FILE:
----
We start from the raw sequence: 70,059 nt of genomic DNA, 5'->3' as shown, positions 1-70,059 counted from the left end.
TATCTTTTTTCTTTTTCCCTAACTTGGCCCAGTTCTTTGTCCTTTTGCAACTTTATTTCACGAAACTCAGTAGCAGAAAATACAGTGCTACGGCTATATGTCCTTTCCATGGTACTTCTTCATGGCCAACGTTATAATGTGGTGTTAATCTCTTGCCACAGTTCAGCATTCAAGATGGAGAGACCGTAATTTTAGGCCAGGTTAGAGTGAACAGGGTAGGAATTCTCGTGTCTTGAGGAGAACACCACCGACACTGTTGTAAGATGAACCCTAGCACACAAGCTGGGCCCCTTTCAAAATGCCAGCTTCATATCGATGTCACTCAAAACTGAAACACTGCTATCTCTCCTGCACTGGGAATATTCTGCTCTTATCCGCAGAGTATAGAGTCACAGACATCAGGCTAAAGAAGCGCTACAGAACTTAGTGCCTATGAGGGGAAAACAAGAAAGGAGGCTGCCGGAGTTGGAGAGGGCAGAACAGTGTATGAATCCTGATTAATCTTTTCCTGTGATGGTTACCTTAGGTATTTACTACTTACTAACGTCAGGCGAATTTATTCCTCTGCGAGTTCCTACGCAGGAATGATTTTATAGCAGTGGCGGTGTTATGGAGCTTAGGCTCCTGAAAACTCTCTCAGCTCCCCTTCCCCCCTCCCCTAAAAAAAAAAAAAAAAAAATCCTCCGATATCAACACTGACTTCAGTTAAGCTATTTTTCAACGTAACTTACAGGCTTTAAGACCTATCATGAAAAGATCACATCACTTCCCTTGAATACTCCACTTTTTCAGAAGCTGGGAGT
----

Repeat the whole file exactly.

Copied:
We start from the raw sequence: 70,059 nt of genomic DNA, 5'->3' as shown, positions 1-70,059 counted from the left end.
TATCTTTTTTCTTTTTCCCTAACTTGGCCCAGTTCTTTGTCCTTTTGCAACTTTATTTCACGAAACTCAGTAGCAGAAAATACAGTGCTACGGCTATATGTCCTTTCCATGGTACTTCTTCATGGCCAACGTTATAATGTGGTGTTAATCTCTTGCCACAGTTCAGCATTCAAGATGGAGAGACCGTAATTTTAGGCCAGGTTAGAGTGAACAGGGTAGGAATTCTCGTGTCTTGAGGAGAACACCACCGACACTGTTGTAAGATGAACCCTAGCACACAAGCTGGGCCCCTTTCAAAATGCCAGCTTCATATCGATGTCACTCAAAACTGAAACACTGCTATCTCTCCTGCACTGGGAATATTCTGCTCTTATCCGCAGAGTATAGAGTCACAGACATCAGGCTAAAGAAGCGCTACAGAACTTAGTGCCTATGAGGGGAAAACAAGAAAGGAGGCTGCCGGAGTTGGAGAGGGCAGAACAGTGTATGAATCCTGATTAATCTTTTCCTGTGATGGTTACCTTAGGTATTTACTACTTACTAACGTCAGGCGAATTTATTCCTCTGCGAGTTCCTACGCAGGAATGATTTTATAGCAGTGGCGGTGTTATGGAGCTTAGGCTCCTGAAAACTCTCTCAGCTCCCCTTCCCCCCTCCCCTAAAAAAAAAAAAAAAAAAATCCTCCGATATCAACACTGACTTCAGTTAAGCTATTTTTCAACGTAACTTACAGGCTTTAAGACCTATCATGAAAAGATCACATCACTTCCCTTGAATACTCCACTTTTTCAGAAGCTGGGAGT